01st Apr2013

Panel Discussion with Jack Kirby

by Jack Kirby

Jack-Comics

When Phil asked if I’d be interested in writing a regular comics column for the new site, I was happy to confirm that I most certainly was. In my mid to late teens I’d started picking up or being lent the odd graphic novel with some of Alan Moore’s stuff and Dark Horse’s The Mask books being my entry points. At university I read a lot of the well-renowned Batman books (Year One, The Dark Knight Returns, The Long Halloween and so forth) but it is only in the last year or so that I’ve started reading more titles, more often and in the last few months, begun picking up monthly books.

I’ve continued to check out numerous Bat Family titles and others in the New 52, numerous Image publications and first time, read a little Marvel. I’ve got a small number of books on my standing order at Orbital Comics and I’ve been picking up whatever takes my fancy on new comics day too. I’ll be letting you know what books I’ve been reading and what I think of it on a roughly weekly basis, with the odd trade paperback thrown in too, as and when I pick them up. I’m going to write a bumper two week edition for this inaugural column, backdated to the comics I picked up on the 20th March. I hope you enjoy the column and please feel free to tip me off to any titles you’d like me to pick up in the comments below

20th March 2013

All New X-Men #9, Brian Michael Bendis, Stuart Immonen, Marvel

I was sold on the concept of All New X-Men: in an effort to talk some sense into a Cyclops gone bad, the original teenage X-Men from what is nominally but not overtly the sixties are brought to the present. Misadventure ensues. Or at least it should have. I’d been reading this title since it launched and dropped it from my standing order after the plot just didn’t seem to be going anywhere. In issue #8 we got a much vaunted appearance from The Avengers which failed to materialise into anything approaching excitement. I picked up #9 being on the shelf as it was, but again, it teases at much but little actually happens. The writing isn’t without wit, but the artwork can be overly complicated. I won’t be reading All New again, but I am looking forward to Brian Wood’s also new, all female X-Men title in May.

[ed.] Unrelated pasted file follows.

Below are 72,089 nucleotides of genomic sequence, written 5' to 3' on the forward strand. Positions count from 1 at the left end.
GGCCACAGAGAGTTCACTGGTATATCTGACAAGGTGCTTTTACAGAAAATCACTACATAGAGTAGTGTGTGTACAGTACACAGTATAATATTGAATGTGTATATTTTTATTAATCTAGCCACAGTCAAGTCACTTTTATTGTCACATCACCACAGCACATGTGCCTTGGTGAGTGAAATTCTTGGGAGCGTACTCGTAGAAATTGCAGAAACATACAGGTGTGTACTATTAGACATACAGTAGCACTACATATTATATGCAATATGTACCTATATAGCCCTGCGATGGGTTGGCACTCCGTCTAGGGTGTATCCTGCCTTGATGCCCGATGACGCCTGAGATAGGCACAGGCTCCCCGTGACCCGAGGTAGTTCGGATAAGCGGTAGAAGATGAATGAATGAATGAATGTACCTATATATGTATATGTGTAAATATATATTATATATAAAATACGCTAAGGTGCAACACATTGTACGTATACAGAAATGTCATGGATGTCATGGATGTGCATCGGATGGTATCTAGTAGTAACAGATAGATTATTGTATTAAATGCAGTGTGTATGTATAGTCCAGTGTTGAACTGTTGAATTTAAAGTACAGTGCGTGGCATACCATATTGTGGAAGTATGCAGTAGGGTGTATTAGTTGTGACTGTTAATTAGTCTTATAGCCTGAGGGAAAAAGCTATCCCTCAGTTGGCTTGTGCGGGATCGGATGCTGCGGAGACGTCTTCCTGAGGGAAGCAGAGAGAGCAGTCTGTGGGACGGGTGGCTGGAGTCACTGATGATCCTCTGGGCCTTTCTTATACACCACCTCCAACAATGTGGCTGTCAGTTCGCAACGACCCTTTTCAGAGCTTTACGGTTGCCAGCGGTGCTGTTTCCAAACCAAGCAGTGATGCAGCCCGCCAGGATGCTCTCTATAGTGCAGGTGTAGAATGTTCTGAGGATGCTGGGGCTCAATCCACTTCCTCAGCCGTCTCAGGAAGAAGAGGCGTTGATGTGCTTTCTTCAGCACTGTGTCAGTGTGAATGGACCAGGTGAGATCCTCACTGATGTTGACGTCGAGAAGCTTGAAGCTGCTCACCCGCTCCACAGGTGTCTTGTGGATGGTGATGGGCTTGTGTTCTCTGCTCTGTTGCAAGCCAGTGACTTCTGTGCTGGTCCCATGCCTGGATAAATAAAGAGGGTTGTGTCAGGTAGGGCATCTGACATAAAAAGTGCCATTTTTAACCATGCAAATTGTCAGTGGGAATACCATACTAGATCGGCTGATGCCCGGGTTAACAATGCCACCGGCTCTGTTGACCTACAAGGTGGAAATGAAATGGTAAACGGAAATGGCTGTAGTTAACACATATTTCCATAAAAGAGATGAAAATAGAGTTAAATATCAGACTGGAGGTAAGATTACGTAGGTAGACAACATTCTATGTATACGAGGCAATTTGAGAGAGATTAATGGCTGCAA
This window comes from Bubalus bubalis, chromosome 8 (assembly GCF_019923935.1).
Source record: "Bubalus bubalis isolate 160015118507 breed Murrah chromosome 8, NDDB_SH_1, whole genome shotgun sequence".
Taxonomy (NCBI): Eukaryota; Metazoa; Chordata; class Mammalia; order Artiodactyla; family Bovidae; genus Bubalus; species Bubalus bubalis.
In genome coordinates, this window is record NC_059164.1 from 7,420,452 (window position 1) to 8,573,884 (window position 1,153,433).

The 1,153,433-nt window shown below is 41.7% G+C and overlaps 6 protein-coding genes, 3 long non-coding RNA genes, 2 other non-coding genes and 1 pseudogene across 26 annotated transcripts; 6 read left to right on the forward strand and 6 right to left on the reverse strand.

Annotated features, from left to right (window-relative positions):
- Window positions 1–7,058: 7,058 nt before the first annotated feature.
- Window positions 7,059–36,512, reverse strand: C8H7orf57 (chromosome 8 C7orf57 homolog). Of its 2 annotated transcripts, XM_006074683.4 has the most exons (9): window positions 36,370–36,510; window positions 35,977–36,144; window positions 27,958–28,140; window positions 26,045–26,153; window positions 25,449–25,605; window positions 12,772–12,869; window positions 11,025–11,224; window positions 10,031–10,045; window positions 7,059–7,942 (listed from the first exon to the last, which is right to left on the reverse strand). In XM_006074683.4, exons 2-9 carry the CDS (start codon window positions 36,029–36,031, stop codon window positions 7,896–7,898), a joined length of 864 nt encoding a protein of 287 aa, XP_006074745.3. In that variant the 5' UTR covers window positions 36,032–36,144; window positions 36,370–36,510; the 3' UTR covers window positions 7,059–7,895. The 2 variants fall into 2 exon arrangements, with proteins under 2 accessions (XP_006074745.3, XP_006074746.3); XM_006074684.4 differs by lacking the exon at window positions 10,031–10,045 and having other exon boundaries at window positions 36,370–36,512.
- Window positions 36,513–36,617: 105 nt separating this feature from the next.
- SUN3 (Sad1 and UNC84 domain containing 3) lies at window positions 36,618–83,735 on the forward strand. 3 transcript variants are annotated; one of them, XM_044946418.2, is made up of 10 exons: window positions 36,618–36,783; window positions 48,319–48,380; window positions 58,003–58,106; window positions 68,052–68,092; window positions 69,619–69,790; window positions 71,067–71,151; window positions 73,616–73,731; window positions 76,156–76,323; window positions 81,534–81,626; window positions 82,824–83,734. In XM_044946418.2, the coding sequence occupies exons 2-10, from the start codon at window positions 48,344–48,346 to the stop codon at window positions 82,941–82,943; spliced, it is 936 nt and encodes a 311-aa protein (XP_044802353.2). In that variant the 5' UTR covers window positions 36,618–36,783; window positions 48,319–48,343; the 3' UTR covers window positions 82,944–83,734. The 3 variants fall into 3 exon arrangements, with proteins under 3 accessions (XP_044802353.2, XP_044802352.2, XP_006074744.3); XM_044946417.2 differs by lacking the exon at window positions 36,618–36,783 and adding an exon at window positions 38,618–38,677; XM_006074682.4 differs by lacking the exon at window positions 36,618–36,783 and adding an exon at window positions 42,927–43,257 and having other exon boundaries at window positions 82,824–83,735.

Five Ghosts: The Haunting of Fabian Gray #1, Frank J. Barbiere, Chris Mooneyham, Image

I bought this under the recommendation of Pop Culture Hound podcaster and Orbital Comics’ retailer, Chris Thompson. Five Ghost’s titular protagonist is possessed by five ‘literary ghosts’; a wizard, an archer, a detective, a samurai and a vampire, whose abilities he can utilise in order to hunt treasure. Set in the early twentieth century, the watchword here is pulp. I fully enjoyed the boys’ own trappings of the tale and Mooneyham’s smart artwork. Being the first of a five issue run, I appreciated that Barbiere didn’t faff about with too much excessive exposition and backstory and got on with the adventure. The signs are strong for a fun series and the next issue promises giant spiders. I’m in.

Constantine #1, Ray Fawkes, Jeff Lemire, Renato Guedes, DC

As it has done with several other titles and/or characters before, DC have nabbed Constantine from their subsidiary publishers Vertigo’s famous Hellblazer title, which ended last month with issue #300. Constantine gets a new, eponymous book under the New 52, which I picked up out of curiosity. It’s kind of okay – long term fans are apparently worried the character will be watered down under DC; having no point of comparison, I can neither confirm nor deny. The character does chain smoke (a trait I was aware of) but they kind of tease the first appearance of Constantine lighting up. Magic mumbo-jumbo and the like ensue in the book. I won’t commit myself to following this, but I will keep an eye on it as it progresses.

Red Hood and the Outlaws #18, Scott Lobdell, Tyler Kirkham, DC